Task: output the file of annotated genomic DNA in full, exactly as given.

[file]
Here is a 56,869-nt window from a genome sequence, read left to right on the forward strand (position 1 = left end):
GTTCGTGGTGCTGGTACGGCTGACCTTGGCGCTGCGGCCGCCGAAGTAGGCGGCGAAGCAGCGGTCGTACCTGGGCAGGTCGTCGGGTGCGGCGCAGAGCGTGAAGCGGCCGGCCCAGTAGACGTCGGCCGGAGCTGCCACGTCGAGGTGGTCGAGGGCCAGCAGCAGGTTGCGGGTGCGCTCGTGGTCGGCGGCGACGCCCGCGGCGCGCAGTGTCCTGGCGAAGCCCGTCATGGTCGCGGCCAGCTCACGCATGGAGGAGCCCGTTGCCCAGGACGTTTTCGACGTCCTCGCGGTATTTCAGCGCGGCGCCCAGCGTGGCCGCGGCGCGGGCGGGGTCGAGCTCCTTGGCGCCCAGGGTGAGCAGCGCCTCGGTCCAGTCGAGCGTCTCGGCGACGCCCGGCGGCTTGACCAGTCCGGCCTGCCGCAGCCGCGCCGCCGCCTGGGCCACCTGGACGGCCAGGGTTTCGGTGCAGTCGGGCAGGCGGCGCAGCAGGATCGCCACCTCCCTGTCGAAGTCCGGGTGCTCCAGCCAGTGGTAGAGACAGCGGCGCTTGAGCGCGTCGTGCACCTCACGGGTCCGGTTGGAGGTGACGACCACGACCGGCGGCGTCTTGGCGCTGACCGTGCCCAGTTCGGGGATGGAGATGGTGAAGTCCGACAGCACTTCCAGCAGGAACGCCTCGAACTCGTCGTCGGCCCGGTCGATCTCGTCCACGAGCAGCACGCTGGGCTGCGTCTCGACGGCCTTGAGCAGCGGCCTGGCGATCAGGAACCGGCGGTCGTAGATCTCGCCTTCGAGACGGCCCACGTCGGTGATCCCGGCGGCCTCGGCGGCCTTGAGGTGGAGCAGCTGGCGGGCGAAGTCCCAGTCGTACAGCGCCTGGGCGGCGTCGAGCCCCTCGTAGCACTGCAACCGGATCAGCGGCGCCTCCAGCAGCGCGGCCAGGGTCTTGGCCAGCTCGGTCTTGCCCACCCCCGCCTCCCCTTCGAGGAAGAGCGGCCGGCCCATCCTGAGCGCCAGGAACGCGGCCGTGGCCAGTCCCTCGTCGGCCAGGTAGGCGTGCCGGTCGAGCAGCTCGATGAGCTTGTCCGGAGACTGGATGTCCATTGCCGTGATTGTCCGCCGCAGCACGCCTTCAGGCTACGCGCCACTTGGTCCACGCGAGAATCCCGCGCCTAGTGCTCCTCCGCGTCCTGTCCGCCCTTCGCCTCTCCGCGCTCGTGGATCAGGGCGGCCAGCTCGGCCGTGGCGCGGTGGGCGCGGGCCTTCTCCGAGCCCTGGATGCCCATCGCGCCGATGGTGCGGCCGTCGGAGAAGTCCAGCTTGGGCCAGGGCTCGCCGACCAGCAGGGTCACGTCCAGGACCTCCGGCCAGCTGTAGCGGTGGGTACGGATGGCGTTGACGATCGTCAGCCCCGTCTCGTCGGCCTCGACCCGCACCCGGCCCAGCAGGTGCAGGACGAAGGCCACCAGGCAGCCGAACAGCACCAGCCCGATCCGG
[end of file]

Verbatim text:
Here is a 56,869-nt window from a genome sequence, read left to right on the forward strand (position 1 = left end):
GTTCGTGGTGCTGGTACGGCTGACCTTGGCGCTGCGGCCGCCGAAGTAGGCGGCGAAGCAGCGGTCGTACCTGGGCAGGTCGTCGGGTGCGGCGCAGAGCGTGAAGCGGCCGGCCCAGTAGACGTCGGCCGGAGCTGCCACGTCGAGGTGGTCGAGGGCCAGCAGCAGGTTGCGGGTGCGCTCGTGGTCGGCGGCGACGCCCGCGGCGCGCAGTGTCCTGGCGAAGCCCGTCATGGTCGCGGCCAGCTCACGCATGGAGGAGCCCGTTGCCCAGGACGTTTTCGACGTCCTCGCGGTATTTCAGCGCGGCGCCCAGCGTGGCCGCGGCGCGGGCGGGGTCGAGCTCCTTGGCGCCCAGGGTGAGCAGCGCCTCGGTCCAGTCGAGCGTCTCGGCGACGCCCGGCGGCTTGACCAGTCCGGCCTGCCGCAGCCGCGCCGCCGCCTGGGCCACCTGGACGGCCAGGGTTTCGGTGCAGTCGGGCAGGCGGCGCAGCAGGATCGCCACCTCCCTGTCGAAGTCCGGGTGCTCCAGCCAGTGGTAGAGACAGCGGCGCTTGAGCGCGTCGTGCACCTCACGGGTCCGGTTGGAGGTGACGACCACGACCGGCGGCGTCTTGGCGCTGACCGTGCCCAGTTCGGGGATGGAGATGGTGAAGTCCGACAGCACTTCCAGCAGGAACGCCTCGAACTCGTCGTCGGCCCGGTCGATCTCGTCCACGAGCAGCACGCTGGGCTGCGTCTCGACGGCCTTGAGCAGCGGCCTGGCGATCAGGAACCGGCGGTCGTAGATCTCGCCTTCGAGACGGCCCACGTCGGTGATCCCGGCGGCCTCGGCGGCCTTGAGGTGGAGCAGCTGGCGGGCGAAGTCCCAGTCGTACAGCGCCTGGGCGGCGTCGAGCCCCTCGTAGCACTGCAACCGGATCAGCGGCGCCTCCAGCAGCGCGGCCAGGGTCTTGGCCAGCTCGGTCTTGCCCACCCCCGCCTCCCCTTCGAGGAAGAGCGGCCGGCCCATCCTGAGCGCCAGGAACGCGGCCGTGGCCAGTCCCTCGTCGGCCAGGTAGGCGTGCCGGTCGAGCAGCTCGATGAGCTTGTCCGGAGACTGGATGTCCATTGCCGTGATTGTCCGCCGCAGCACGCCTTCAGGCTACGCGCCACTTGGTCCACGCGAGAATCCCGCGCCTAGTGCTCCTCCGCGTCCTGTCCGCCCTTCGCCTCTCCGCGCTCGTGGATCAGGGCGGCCAGCTCGGCCGTGGCGCGGTGGGCGCGGGCCTTCTCCGAGCCCTGGATGCCCATCGCGCCGATGGTGCGGCCGTCGGAGAAGTCCAGCTTGGGCCAGGGCTCGCCGACCAGCAGGGTCACGTCCAGGACCTCCGGCCAGCTGTAGCGGTGGGTACGGATGGCGTTGACGATCGTCAGCCCCGTCTCGTCGGCCTCGACCCGCACCCGGCCCAGCAGGTGCAGGACGAAGGCCACCAGGCAGCCGAACAGCACCAGCCCGATCCGG